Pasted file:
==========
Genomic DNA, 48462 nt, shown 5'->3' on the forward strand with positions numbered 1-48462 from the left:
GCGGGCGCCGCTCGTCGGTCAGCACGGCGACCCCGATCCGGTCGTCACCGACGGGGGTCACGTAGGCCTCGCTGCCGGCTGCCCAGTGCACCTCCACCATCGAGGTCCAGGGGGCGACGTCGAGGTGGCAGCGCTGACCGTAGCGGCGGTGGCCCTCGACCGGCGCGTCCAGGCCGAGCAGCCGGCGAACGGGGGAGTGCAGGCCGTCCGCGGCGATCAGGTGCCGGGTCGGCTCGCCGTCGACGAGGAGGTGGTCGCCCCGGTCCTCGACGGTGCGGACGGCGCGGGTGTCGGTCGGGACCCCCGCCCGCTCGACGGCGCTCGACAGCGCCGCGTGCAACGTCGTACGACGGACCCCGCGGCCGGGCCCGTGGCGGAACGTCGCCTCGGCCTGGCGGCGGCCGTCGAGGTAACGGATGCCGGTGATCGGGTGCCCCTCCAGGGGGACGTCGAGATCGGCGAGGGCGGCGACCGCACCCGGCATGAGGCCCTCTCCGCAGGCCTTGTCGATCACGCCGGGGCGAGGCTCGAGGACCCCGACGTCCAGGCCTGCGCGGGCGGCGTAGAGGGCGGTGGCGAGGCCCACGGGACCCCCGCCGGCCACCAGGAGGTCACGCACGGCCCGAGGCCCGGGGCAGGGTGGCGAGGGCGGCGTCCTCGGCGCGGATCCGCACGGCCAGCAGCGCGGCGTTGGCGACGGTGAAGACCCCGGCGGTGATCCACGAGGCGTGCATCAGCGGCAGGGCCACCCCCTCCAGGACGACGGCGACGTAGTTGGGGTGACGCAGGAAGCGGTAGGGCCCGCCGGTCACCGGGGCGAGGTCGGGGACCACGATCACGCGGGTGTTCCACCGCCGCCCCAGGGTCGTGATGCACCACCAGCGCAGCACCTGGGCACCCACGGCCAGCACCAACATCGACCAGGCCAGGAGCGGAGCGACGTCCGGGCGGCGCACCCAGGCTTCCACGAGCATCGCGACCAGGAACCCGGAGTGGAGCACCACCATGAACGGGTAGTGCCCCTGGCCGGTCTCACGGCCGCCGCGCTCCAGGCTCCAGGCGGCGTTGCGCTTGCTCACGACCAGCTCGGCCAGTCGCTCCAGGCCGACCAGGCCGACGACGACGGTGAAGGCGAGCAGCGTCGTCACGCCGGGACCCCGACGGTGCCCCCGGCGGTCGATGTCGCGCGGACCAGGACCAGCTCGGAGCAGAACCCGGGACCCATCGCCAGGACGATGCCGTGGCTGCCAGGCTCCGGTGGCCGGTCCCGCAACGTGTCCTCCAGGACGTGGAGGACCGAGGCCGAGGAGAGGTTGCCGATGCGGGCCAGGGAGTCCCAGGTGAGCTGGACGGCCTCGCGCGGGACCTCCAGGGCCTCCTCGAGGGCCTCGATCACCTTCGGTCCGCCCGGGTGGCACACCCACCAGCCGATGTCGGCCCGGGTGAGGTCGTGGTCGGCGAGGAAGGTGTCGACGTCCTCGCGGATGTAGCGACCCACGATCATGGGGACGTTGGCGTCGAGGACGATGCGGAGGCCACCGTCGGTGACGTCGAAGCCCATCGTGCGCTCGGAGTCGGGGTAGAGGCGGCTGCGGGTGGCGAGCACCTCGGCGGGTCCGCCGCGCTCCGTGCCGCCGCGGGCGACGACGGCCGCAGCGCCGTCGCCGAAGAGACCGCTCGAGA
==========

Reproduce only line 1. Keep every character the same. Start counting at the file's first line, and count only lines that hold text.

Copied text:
Genomic DNA, 48462 nt, shown 5'->3' on the forward strand with positions numbered 1-48462 from the left: